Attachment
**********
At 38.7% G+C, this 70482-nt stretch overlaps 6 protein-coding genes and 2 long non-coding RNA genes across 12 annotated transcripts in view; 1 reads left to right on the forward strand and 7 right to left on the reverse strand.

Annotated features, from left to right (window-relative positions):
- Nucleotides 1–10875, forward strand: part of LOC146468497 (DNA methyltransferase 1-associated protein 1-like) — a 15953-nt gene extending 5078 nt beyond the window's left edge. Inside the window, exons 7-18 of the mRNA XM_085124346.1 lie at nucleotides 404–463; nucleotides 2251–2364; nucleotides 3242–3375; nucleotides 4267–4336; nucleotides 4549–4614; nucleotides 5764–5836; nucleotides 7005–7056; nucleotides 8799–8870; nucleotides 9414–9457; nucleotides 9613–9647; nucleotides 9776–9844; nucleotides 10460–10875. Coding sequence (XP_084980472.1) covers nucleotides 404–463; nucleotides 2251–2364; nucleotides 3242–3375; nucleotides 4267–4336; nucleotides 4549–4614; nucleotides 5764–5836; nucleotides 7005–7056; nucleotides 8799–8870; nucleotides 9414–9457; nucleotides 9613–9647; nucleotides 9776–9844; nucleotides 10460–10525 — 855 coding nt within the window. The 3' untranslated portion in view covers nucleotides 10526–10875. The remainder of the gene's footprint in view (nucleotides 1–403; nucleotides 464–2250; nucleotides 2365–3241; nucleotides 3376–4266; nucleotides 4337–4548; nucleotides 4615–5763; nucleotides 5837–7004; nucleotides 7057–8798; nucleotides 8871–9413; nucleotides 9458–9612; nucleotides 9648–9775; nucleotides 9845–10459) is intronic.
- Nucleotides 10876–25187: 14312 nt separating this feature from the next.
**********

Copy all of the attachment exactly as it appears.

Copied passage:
At 38.7% G+C, this 70482-nt stretch overlaps 6 protein-coding genes and 2 long non-coding RNA genes across 12 annotated transcripts in view; 1 reads left to right on the forward strand and 7 right to left on the reverse strand.

Annotated features, from left to right (window-relative positions):
- Nucleotides 1–10875, forward strand: part of LOC146468497 (DNA methyltransferase 1-associated protein 1-like) — a 15953-nt gene extending 5078 nt beyond the window's left edge. Inside the window, exons 7-18 of the mRNA XM_085124346.1 lie at nucleotides 404–463; nucleotides 2251–2364; nucleotides 3242–3375; nucleotides 4267–4336; nucleotides 4549–4614; nucleotides 5764–5836; nucleotides 7005–7056; nucleotides 8799–8870; nucleotides 9414–9457; nucleotides 9613–9647; nucleotides 9776–9844; nucleotides 10460–10875. Coding sequence (XP_084980472.1) covers nucleotides 404–463; nucleotides 2251–2364; nucleotides 3242–3375; nucleotides 4267–4336; nucleotides 4549–4614; nucleotides 5764–5836; nucleotides 7005–7056; nucleotides 8799–8870; nucleotides 9414–9457; nucleotides 9613–9647; nucleotides 9776–9844; nucleotides 10460–10525 — 855 coding nt within the window. The 3' untranslated portion in view covers nucleotides 10526–10875. The remainder of the gene's footprint in view (nucleotides 1–403; nucleotides 464–2250; nucleotides 2365–3241; nucleotides 3376–4266; nucleotides 4337–4548; nucleotides 4615–5763; nucleotides 5837–7004; nucleotides 7057–8798; nucleotides 8871–9413; nucleotides 9458–9612; nucleotides 9648–9775; nucleotides 9845–10459) is intronic.
- Nucleotides 10876–25187: 14312 nt separating this feature from the next.